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JEREMY CORBYN vowed today to end Britain’s rough-sleeping crisis if elected prime minister by “immediately” purchasing 8,000 homes for people with a history of sleeping on the streets.
The plan, announced today on the Andrew Marr Show, would see deals struck with housing associations to provide homes for the estimated 4,750 people currently sleeping rough on Britain’s streets.
The additional number of homes would accommodate any growth in numbers between now and the next general election.
Labour’s general election manifesto pledged 4,000 homes via a similar scheme.
The doubling of the pledge is likely a response to new figures which show rough-sleeping has risen for the seventh year running.
London has long accounted for the highest proportion of rough-sleepers, but numbers have doubled in north-west England and the figures also show an ongoing spread of the problem in southern England, from cities including Oxford and Peterborough to coastal towns such as Eastbourne and Hastings.
Mr Corbyn vowed that Labour would give councils new powers to seize empty homes, saying: “There is something grossly insulting about the idea you would build some luxury block and deliberately keep it empty.”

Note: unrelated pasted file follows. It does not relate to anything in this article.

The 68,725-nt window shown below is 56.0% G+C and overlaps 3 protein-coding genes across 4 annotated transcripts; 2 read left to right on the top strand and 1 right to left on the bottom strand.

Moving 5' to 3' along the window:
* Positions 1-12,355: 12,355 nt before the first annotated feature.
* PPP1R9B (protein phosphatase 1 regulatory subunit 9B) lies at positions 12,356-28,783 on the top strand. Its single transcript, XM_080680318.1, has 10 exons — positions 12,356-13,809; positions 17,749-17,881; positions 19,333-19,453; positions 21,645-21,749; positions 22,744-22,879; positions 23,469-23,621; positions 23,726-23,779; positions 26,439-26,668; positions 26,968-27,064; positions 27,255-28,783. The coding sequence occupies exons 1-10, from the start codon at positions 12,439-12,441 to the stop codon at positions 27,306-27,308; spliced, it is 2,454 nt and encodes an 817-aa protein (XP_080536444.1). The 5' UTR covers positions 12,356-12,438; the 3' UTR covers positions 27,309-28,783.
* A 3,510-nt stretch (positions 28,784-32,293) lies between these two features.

There are an estimated 11,000 empty homes across Greater London, and recent figures show half of the city’s new-build posh flats lie unused after developers failed to find buyers.
Mr Corbyn’s announcement comes days after Labour’s ruling national executive slapped down Haringey’s Labour council over its handout plan for private developers.
The Haringey Development Vehicle would see over £2 billion in public land and assets transferred to partially private control and has fuelled a series of fierce selection contests within the local party.
In another success for Labour’s drive to get tough on housing, Labour MP Karen Buck’s private member’s Bill making homes fit for human habitation recently received government backing after previously being rejected.
Labour’s housing policies include a million new homes — half of which to be council-owned — a tougher charter of renters’ rights, and a state-backed mortgage scheme to aid first-time buyers.
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